Poverty doesn’t cause abuse

The first topic of discussion on Afternoon’s Panel on Tuesday was Paula Bennett’s proposals for countering the scourge of child abuse.

One of the panelists, Gary McCormick, asserted that the root cause of the problem was poverty (starting at about 9:01).

Host Jim Mora said there was disagreement about the extent to which poverty is related to child abuse.

McCormick disagreed.

Guest Anthea Simcock from Child Matters then came on (about 12 minutes) and said while poverty was related to the issues it was not the primary cause and child abuse wouldn’t be fixed by fixing poverty alone.

McCormick came back in (13:56) and told her she was wrong and poverty was the cause of the problems.

She countered that by saying it was a co-existing factor but not a causal one.

He came back and eventually said he refused to believe what she was saying.

This is a prime example of someone not letting the facts getting in the way of their convictions and he’s not the only one.

Lindsay Mitchell blogs:

John Minto says that Labour needs “a kick up the backside” for not pushing the message that poverty is the “key factor” behind child abuse.

He says there are NEVER any excuses for child abuse but there are REASONS behind it.

Unfortunately reasons becomes excuses very easily.

Can I take you back to just a couple of things that people like John Minto ignore.

Child abuse rates are not high amongst all groups with high poverty rates. In fact they are lower amongst poor Asians.

Household incomes of Maori and Pacific families are growing faster than the median, yet the rate of Maori child abuse is not declining. . .

Poverty is a problem but a lot of very poor people love and care for their children and some who aren’t poor abuse them.

The problems of poverty and child abuse both need to be addressed but it is wrong to assert that solving the former will solve the latter.

6 Responses to Poverty doesn’t cause abuse

  1. Andrei says:

    Poverty to materialists means lack of THINGS

    Poverty to the spiritual means something different.

    Lack of THINGS doesn’t cause child abuse but spiritual poverty does.

    We live in spiritually impoverished times – this epidemic is a symptom of it.

    Will never be fixed by politicians, bureaucrats and lawyers, all of whom have helped create the cultural wasteland in which social dysfunction flourishes


  2. Gravedodger says:

    @Andrei plus one.
    The elephant in the room is welfare that once embraced without any guilt, feelings of embarassment or understanding will only cause greater destruction of spiritual values as they are “sold” to access the soul damaging prop, welfare has become.

    I recall the feeling of absolute envy as a six year old displaced child arrived at our little country school to live with his Grands in the village.

    He owned a beautiful Tonka Toy US Jeep that was totally unreachable in my circumstances. Looking back Rex was probably being removed from a “situation” of his home life that needed relief with the toy as just a part of the cure. Didn’t diminish the envy though and I was not alone in that historical “deprivation”.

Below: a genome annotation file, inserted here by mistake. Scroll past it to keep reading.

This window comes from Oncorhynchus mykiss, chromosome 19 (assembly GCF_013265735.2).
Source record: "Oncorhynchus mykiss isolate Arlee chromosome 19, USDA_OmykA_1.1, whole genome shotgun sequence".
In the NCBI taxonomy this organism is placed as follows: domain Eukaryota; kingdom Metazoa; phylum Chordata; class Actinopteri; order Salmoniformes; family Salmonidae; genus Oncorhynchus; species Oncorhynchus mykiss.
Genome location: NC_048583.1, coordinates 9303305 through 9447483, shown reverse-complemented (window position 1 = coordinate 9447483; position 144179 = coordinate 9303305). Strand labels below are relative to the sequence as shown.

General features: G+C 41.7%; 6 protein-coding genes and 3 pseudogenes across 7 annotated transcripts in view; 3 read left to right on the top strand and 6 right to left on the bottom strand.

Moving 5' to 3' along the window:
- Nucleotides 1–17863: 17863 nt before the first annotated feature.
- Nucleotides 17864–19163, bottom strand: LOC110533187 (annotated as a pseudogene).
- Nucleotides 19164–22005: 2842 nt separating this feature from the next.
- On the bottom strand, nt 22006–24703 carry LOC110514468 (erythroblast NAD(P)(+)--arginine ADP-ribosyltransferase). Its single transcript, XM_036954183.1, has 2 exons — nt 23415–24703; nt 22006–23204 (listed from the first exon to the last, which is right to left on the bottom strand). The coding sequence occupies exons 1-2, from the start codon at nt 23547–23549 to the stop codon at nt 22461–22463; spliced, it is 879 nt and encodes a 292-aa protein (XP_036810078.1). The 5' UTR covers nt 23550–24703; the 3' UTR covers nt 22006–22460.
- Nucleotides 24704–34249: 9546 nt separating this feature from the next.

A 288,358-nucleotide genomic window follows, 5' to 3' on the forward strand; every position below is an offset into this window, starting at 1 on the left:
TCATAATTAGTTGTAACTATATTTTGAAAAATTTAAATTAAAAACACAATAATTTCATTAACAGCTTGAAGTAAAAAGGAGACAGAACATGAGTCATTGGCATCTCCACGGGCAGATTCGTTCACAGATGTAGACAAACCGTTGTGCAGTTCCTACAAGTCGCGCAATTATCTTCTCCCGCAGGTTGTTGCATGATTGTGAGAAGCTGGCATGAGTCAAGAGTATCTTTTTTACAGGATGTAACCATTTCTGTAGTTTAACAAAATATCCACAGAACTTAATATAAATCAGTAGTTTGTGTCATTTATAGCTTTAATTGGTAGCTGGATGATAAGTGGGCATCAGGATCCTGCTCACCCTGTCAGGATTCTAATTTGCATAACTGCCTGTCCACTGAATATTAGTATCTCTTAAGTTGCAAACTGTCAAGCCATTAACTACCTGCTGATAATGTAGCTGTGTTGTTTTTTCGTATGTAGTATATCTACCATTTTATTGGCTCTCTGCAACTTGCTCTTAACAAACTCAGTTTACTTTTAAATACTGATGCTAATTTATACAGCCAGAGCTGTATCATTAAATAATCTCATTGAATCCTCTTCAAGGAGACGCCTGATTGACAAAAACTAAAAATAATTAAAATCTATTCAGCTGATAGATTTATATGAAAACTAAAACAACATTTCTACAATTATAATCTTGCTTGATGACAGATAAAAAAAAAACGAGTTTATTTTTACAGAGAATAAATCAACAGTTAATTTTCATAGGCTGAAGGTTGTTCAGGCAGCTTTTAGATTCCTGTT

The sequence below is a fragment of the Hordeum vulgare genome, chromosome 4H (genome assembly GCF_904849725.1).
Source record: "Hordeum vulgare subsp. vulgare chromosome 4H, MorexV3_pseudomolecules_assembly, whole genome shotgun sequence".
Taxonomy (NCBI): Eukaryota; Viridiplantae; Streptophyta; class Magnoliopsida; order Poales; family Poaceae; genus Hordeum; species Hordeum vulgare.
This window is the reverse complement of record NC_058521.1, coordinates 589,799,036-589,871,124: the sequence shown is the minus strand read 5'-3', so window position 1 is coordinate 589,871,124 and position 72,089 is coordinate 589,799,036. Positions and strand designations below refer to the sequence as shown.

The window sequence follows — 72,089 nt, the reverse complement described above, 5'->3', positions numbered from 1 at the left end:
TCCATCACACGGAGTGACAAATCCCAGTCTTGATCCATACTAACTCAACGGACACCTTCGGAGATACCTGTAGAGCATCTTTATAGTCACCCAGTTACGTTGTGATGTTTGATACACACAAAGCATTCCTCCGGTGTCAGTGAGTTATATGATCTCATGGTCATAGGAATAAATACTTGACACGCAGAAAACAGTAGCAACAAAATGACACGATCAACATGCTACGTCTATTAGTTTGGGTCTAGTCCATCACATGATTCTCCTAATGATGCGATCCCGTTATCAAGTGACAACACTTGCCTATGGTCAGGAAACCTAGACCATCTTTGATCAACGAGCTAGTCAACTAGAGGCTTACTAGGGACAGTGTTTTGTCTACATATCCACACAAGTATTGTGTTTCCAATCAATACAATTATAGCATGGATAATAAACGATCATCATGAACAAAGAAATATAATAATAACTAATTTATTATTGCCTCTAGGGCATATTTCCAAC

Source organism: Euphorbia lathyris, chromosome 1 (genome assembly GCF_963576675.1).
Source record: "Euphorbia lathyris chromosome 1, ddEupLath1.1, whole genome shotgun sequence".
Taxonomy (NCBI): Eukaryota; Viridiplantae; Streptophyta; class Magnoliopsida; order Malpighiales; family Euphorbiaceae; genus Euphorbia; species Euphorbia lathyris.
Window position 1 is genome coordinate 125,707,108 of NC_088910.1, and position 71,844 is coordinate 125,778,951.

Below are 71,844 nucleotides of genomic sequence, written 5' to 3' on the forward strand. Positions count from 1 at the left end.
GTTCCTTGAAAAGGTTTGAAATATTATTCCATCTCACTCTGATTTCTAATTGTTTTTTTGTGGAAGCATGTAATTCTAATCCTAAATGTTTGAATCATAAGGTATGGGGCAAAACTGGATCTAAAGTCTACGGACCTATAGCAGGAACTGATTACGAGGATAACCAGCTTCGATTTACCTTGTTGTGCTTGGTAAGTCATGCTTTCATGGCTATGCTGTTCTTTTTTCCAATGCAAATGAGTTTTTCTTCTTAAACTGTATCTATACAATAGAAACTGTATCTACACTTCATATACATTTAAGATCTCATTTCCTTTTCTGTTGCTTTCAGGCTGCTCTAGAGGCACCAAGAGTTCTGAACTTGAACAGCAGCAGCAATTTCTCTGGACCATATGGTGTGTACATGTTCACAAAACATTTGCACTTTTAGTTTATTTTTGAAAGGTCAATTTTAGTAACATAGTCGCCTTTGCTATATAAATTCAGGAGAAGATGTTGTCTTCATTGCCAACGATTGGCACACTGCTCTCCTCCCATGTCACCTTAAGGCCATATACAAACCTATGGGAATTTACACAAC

Sheesh maybe a bit of counselling or a lie down at least, required.


  3. Marc says:

    In NZ, child abuse and poverty are usually symptoms of incompetant parenting – it is wrong to say one will cause the other as normally living in hard times never results in abuse. Many families have experience of this lack of finance for some time in their life.

    We had an example descrived as “poverty” in The Press last week of a parent in Christchurch who had an income of $754 per week, and rent of $200, yet said she could not afford to provide vegetables for her family of 4 children more than once a week. Thats $39,000 pa, around the average wage I believe.

    On the face of it, that’s not poverty, its poor skills in managing the budget and poor lifestyle choices.


  4. TraceyS says:

    James Parker was sentenced today to preventative detention for abusing children. Was he poor?

    His victims were vulnerable, maybe in poverty even. Does that mean poverty was the key factor? No. James Parker was the key factor.

    We do not need to fix poverty in order to keep abusers away from children.


  5. Paranormal says:

    @Andrei and @Gravedodger – Absolutely!

    BTW does anyone recall the study carried out in the early 2000’s by CYFS (or whatever they were called) that showed outcomes for children were far worse in beneficiary households than for the ‘working poor’ households working. The study was quickly buried by Clarkula and her cohorts as it did not suit their, or that bottom feeder Gary McCormick’s, agenda.


  6. homepaddock says:

    The 2008 living standards survey found that: * the hardship rate for sole parent families is around 4 times that for those in two parent families (39% and 11% respectively)
    * beneficiary families with dependent children have a hardship rate of around 5 times that for working families with children (51% and 11% respectively)
    * sole parent families in work have a hardship rate (20%) well below that for sole parent beneficiary families (54%): (link to a PDF on this post: https://homepaddock.wordpress.com/2012/01/19/from-headlines-to-help/)

    And: Peter Hughes, CEO of the Ministry of Social Development said:”We know that for the same level of income, kids do better where that income’s derived from paid work.” http://www.stuff.co.nz/dominion-post/news/politics/5726217/Benefit-system-in-good-shape


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